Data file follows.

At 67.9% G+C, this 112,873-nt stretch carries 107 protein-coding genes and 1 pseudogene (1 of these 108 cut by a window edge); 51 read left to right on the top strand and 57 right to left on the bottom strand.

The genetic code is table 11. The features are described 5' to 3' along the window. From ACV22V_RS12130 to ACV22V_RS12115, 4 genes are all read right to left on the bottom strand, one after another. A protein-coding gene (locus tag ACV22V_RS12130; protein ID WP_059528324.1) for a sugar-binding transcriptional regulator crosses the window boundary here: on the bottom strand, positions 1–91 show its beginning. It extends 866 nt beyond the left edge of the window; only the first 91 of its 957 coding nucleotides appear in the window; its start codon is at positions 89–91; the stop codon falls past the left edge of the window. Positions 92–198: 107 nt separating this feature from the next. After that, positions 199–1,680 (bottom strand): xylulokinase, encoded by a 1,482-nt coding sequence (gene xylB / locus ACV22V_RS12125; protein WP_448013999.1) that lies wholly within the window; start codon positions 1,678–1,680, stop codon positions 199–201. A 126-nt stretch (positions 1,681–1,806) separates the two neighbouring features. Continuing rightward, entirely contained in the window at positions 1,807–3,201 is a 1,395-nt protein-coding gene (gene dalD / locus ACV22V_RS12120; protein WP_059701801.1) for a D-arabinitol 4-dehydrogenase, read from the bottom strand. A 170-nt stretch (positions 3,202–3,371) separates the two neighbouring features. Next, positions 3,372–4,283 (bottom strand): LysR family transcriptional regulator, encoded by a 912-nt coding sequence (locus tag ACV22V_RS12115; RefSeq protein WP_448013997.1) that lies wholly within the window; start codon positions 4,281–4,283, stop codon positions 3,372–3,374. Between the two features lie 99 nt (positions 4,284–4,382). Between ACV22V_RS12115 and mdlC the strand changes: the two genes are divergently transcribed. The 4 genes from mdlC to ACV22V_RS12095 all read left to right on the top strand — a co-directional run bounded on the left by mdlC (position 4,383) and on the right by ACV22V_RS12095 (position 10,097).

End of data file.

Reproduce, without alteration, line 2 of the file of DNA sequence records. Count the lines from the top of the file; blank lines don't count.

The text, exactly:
The genetic code is table 11. The features are described 5' to 3' along the window. From ACV22V_RS12130 to ACV22V_RS12115, 4 genes are all read right to left on the bottom strand, one after another. A protein-coding gene (locus tag ACV22V_RS12130; protein ID WP_059528324.1) for a sugar-binding transcriptional regulator crosses the window boundary here: on the bottom strand, positions 1–91 show its beginning. It extends 866 nt beyond the left edge of the window; only the first 91 of its 957 coding nucleotides appear in the window; its start codon is at positions 89–91; the stop codon falls past the left edge of the window. Positions 92–198: 107 nt separating this feature from the next. After that, positions 199–1,680 (bottom strand): xylulokinase, encoded by a 1,482-nt coding sequence (gene xylB / locus ACV22V_RS12125; protein WP_448013999.1) that lies wholly within the window; start codon positions 1,678–1,680, stop codon positions 199–201. A 126-nt stretch (positions 1,681–1,806) separates the two neighbouring features. Continuing rightward, entirely contained in the window at positions 1,807–3,201 is a 1,395-nt protein-coding gene (gene dalD / locus ACV22V_RS12120; protein WP_059701801.1) for a D-arabinitol 4-dehydrogenase, read from the bottom strand. A 170-nt stretch (positions 3,202–3,371) separates the two neighbouring features. Next, positions 3,372–4,283 (bottom strand): LysR family transcriptional regulator, encoded by a 912-nt coding sequence (locus tag ACV22V_RS12115; RefSeq protein WP_448013997.1) that lies wholly within the window; start codon positions 4,281–4,283, stop codon positions 3,372–3,374. Between the two features lie 99 nt (positions 4,284–4,382). Between ACV22V_RS12115 and mdlC the strand changes: the two genes are divergently transcribed. The 4 genes from mdlC to ACV22V_RS12095 all read left to right on the top strand — a co-directional run bounded on the left by mdlC (position 4,383) and on the right by ACV22V_RS12095 (position 10,097).